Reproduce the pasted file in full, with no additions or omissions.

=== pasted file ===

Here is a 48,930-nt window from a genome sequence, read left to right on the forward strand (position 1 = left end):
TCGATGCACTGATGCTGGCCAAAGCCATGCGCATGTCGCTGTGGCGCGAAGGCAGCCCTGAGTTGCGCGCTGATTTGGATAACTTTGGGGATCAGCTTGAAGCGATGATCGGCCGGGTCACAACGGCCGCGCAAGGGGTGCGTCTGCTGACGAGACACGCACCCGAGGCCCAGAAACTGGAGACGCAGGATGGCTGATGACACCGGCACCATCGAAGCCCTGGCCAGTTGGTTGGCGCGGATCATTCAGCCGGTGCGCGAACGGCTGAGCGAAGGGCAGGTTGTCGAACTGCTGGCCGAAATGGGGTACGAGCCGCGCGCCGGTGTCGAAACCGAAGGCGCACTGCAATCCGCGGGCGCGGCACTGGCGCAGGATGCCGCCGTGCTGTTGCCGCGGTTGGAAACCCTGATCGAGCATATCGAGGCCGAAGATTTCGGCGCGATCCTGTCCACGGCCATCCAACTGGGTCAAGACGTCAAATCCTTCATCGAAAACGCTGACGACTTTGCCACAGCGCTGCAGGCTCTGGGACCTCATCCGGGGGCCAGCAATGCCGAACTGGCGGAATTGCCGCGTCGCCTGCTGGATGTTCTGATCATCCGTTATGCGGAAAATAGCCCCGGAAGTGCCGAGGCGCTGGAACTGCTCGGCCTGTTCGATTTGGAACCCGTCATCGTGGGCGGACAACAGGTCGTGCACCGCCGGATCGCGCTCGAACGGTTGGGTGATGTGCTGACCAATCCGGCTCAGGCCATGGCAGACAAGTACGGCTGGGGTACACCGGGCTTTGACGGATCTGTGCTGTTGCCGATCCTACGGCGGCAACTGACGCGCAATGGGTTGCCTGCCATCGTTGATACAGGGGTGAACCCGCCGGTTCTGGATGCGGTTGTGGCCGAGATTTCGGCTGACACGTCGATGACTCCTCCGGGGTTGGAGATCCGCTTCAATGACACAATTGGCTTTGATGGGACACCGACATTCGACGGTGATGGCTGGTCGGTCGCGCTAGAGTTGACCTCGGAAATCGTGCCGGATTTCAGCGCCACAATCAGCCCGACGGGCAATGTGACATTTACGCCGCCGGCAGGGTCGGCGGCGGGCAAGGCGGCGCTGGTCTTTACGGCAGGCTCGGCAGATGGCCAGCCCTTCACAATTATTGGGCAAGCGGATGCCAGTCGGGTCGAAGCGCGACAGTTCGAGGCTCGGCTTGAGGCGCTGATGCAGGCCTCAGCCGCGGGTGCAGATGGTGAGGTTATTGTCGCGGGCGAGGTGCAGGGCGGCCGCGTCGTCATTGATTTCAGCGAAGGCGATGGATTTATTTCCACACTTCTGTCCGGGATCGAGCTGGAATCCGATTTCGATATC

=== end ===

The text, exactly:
Here is a 48,930-nt window from a genome sequence, read left to right on the forward strand (position 1 = left end):
TCGATGCACTGATGCTGGCCAAAGCCATGCGCATGTCGCTGTGGCGCGAAGGCAGCCCTGAGTTGCGCGCTGATTTGGATAACTTTGGGGATCAGCTTGAAGCGATGATCGGCCGGGTCACAACGGCCGCGCAAGGGGTGCGTCTGCTGACGAGACACGCACCCGAGGCCCAGAAACTGGAGACGCAGGATGGCTGATGACACCGGCACCATCGAAGCCCTGGCCAGTTGGTTGGCGCGGATCATTCAGCCGGTGCGCGAACGGCTGAGCGAAGGGCAGGTTGTCGAACTGCTGGCCGAAATGGGGTACGAGCCGCGCGCCGGTGTCGAAACCGAAGGCGCACTGCAATCCGCGGGCGCGGCACTGGCGCAGGATGCCGCCGTGCTGTTGCCGCGGTTGGAAACCCTGATCGAGCATATCGAGGCCGAAGATTTCGGCGCGATCCTGTCCACGGCCATCCAACTGGGTCAAGACGTCAAATCCTTCATCGAAAACGCTGACGACTTTGCCACAGCGCTGCAGGCTCTGGGACCTCATCCGGGGGCCAGCAATGCCGAACTGGCGGAATTGCCGCGTCGCCTGCTGGATGTTCTGATCATCCGTTATGCGGAAAATAGCCCCGGAAGTGCCGAGGCGCTGGAACTGCTCGGCCTGTTCGATTTGGAACCCGTCATCGTGGGCGGACAACAGGTCGTGCACCGCCGGATCGCGCTCGAACGGTTGGGTGATGTGCTGACCAATCCGGCTCAGGCCATGGCAGACAAGTACGGCTGGGGTACACCGGGCTTTGACGGATCTGTGCTGTTGCCGATCCTACGGCGGCAACTGACGCGCAATGGGTTGCCTGCCATCGTTGATACAGGGGTGAACCCGCCGGTTCTGGATGCGGTTGTGGCCGAGATTTCGGCTGACACGTCGATGACTCCTCCGGGGTTGGAGATCCGCTTCAATGACACAATTGGCTTTGATGGGACACCGACATTCGACGGTGATGGCTGGTCGGTCGCGCTAGAGTTGACCTCGGAAATCGTGCCGGATTTCAGCGCCACAATCAGCCCGACGGGCAATGTGACATTTACGCCGCCGGCAGGGTCGGCGGCGGGCAAGGCGGCGCTGGTCTTTACGGCAGGCTCGGCAGATGGCCAGCCCTTCACAATTATTGGGCAAGCGGATGCCAGTCGGGTCGAAGCGCGACAGTTCGAGGCTCGGCTTGAGGCGCTGATGCAGGCCTCAGCCGCGGGTGCAGATGGTGAGGTTATTGTCGCGGGCGAGGTGCAGGGCGGCCGCGTCGTCATTGATTTCAGCGAAGGCGATGGATTTATTTCCACACTTCTGTCCGGGATCGAGCTGGAATCCGATTTCGATATC